Fortunately, in this regard, Christie is well served by the political skills of his two top officials with regard to the state budget, Chief of Staff Rich Bagger and State Treasurer-designate Andrew Sidamon-Eristoff, as well as his Deputy Chief of Staff for Policy and Planning Wayne Hasenbalg.  Unlike the various Chiefs of Staffs, State Treasurers, and policy advisors in the Corzine administration, Bagger and Eristoff have experience as elected officials to go with their other public service positions reflected in their outstanding resumes.  Similarly, Hasenbalg has a most impressive record of experience in both the governmental and political arenas.

 

A word about Eristoff which I know due to personal experience:  He is a member of a family with a tradition of solid and unblemished public service.  His father, Connie was a predecessor of mine in the position of Region 2 EPA Regional Administrator, having served in the administration of Bush 41.  He was a “wise man” whom I consulted on major issues and critical decisions. 

 

The problem that Governor Christie, Bagger, Eristoff, and Hasenbalg will face, however, is that notwithstanding Christie’s forbearance from excessive promises, the public will still expect immediate results from him.  That is unfair, but such is the reality of an angry electorate.  The electorate wants to have its cake and eat it, too – no new taxes, but no reduction in state and local services.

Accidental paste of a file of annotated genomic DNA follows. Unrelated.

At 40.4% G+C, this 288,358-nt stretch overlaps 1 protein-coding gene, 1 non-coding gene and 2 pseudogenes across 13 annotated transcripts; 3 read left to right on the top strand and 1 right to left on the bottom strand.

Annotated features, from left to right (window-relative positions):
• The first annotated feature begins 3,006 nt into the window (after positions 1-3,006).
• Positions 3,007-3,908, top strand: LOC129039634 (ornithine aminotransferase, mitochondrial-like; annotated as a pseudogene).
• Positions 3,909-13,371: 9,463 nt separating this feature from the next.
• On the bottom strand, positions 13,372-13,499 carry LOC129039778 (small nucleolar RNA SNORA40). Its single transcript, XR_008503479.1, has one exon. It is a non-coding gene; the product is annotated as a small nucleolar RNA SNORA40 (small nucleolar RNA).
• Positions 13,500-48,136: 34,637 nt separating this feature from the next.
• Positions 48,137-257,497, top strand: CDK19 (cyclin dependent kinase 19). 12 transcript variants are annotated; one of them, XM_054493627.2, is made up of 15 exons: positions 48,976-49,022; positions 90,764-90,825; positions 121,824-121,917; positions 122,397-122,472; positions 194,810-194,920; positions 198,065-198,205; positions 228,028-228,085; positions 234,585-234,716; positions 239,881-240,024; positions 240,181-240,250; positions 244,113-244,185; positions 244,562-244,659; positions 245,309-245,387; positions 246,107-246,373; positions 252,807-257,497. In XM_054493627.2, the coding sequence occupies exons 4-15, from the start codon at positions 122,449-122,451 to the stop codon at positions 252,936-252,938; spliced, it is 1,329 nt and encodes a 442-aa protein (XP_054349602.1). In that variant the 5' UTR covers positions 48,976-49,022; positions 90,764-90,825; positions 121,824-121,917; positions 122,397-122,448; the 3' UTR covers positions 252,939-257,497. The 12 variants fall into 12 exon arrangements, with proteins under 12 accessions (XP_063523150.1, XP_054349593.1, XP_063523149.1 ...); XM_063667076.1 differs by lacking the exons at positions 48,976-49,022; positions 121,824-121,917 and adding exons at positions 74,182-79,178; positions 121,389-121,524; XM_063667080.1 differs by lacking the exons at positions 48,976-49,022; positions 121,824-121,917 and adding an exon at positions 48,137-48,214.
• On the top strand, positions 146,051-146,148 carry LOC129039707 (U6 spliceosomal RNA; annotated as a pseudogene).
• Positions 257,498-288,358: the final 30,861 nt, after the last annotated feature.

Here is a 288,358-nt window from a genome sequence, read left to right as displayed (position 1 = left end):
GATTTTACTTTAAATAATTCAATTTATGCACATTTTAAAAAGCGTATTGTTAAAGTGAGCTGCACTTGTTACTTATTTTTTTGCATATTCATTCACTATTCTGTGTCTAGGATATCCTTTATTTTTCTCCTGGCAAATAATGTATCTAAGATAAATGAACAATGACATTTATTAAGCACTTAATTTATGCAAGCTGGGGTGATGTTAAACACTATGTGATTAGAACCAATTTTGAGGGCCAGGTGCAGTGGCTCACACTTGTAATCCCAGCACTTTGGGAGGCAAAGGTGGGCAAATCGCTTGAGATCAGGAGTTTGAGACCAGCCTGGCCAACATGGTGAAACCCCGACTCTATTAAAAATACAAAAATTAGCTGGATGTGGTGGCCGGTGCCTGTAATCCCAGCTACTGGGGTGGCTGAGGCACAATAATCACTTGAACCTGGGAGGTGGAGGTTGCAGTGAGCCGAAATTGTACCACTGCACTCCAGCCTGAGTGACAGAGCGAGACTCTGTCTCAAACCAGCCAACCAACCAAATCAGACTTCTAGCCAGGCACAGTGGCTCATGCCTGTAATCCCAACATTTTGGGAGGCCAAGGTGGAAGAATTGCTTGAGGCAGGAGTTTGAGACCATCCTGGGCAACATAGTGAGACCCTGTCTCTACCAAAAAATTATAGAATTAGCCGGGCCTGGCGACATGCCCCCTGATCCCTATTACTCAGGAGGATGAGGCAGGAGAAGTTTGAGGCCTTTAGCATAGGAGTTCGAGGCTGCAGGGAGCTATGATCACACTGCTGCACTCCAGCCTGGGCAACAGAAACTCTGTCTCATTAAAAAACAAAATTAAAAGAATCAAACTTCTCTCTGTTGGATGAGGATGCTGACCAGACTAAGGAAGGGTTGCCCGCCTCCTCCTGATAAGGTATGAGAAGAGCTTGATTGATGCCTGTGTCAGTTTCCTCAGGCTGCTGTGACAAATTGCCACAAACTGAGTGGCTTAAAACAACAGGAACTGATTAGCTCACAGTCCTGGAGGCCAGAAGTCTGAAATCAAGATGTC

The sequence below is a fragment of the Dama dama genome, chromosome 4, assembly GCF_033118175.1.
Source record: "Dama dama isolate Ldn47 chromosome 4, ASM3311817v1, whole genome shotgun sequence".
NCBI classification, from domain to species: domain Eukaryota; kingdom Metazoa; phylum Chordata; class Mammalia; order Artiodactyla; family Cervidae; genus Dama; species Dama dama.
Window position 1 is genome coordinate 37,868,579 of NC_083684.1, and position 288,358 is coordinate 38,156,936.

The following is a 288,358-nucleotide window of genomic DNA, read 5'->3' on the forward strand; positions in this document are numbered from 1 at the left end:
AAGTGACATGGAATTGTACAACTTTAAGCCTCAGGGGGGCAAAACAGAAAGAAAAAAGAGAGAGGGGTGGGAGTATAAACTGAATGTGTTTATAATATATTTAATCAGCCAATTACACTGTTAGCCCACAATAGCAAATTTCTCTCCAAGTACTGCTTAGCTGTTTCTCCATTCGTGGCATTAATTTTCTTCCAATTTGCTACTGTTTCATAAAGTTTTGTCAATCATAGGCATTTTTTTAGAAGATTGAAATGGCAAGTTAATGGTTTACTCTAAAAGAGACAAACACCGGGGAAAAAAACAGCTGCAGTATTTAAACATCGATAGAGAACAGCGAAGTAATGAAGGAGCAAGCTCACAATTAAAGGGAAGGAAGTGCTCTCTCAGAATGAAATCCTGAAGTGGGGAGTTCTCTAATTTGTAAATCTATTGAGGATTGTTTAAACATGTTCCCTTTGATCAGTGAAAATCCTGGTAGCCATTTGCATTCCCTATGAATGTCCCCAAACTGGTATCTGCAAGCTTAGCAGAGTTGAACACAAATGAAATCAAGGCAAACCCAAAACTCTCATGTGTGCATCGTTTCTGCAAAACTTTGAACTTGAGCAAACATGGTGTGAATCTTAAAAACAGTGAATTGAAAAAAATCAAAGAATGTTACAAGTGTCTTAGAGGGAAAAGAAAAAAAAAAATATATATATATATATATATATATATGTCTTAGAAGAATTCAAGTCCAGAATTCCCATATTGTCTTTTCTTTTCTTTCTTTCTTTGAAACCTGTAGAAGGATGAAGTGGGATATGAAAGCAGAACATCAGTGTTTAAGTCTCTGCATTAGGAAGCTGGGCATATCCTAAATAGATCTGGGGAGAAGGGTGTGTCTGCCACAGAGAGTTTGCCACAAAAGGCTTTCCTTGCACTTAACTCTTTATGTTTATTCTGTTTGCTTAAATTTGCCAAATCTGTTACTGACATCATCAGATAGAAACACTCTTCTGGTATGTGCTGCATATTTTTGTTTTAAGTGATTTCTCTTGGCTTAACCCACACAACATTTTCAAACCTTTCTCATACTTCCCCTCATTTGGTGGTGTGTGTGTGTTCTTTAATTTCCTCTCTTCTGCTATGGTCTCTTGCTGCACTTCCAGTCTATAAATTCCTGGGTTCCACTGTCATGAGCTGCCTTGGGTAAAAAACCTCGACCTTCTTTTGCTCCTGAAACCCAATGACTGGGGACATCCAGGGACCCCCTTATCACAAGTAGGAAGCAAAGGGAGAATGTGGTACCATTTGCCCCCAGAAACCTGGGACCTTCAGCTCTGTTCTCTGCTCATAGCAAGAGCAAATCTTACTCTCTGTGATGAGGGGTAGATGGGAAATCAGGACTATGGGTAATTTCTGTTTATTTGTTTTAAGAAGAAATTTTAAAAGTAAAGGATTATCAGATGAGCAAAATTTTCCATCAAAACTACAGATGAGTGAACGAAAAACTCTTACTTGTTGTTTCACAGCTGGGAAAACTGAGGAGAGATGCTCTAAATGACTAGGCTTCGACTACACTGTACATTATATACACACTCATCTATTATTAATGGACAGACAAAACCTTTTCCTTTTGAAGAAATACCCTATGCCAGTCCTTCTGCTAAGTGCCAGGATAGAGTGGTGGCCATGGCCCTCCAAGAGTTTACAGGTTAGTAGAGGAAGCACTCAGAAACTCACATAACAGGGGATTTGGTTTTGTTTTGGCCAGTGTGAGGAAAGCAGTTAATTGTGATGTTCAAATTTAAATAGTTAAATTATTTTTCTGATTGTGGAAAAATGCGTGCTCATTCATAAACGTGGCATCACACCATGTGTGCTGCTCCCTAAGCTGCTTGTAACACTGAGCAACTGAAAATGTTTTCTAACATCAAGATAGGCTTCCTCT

Christie can win the test of wills with local officials and the various public employee and teachers’ unions, most notably the New Jersey Education Association (NJEA) if he holds firm and now conveys a real message of Hope:  that after a painful period, the state’s budget expenditure can be reduced, that further reductions in taxes can be implemented, and that a more business friendly climate in the state will be the result.

 

He should reject the State House conventional wisdom that budgetary reduction and reform is impossible.  In this regard, the experience of Christie Whitman is instructive.  Whitman was a governor who rejected the State House conventional wisdom that her 30% income tax cut was impossible.  She kept her tax cut promise, however, and reduced the rate of growth of the state budget to significantly low levels.  Property tax increases remained low, and the state economy boomed.  Whitman was the most underrated governor of the past fifty years.

 

In 2008, the anti-incumbent sentiment against President George W.Bush made inevitable the election to the Presidency of a Democrat.  In retrospect, given this inevitability, America would have been much better served by the election of Hillary Clinton than Barack Obama. 

 

Hillary Clinton had compiled a major record of accomplishment in the United States Senate and had forged good relationships with key figures on both sides of the political divide.  By contrast, Obama’s U.S. Senate record was undistinguished at best.  His major focus since his Senate election in 2004 was on running for the Presidency.

 

Clinton was ready to govern.  Obama was not.  In 2010, Chris Christie is ready to govern.  This is why in large measure he can succeed where Obama is failing: to deliver real Hope and Change, and not a mirage.

 

Good luck, Governor.

Alan J. Steinberg served as Regional Administrator of Region 2 EPA during the administration of former President George W. Bush. Region 2 EPA consists of the states of New York and New Jersey, the Commonwealth of Puerto Rico, the U.S. Virgin Islands, and seven federally recognized Indian nations.

Christie Can Succeed Where Obama is Failing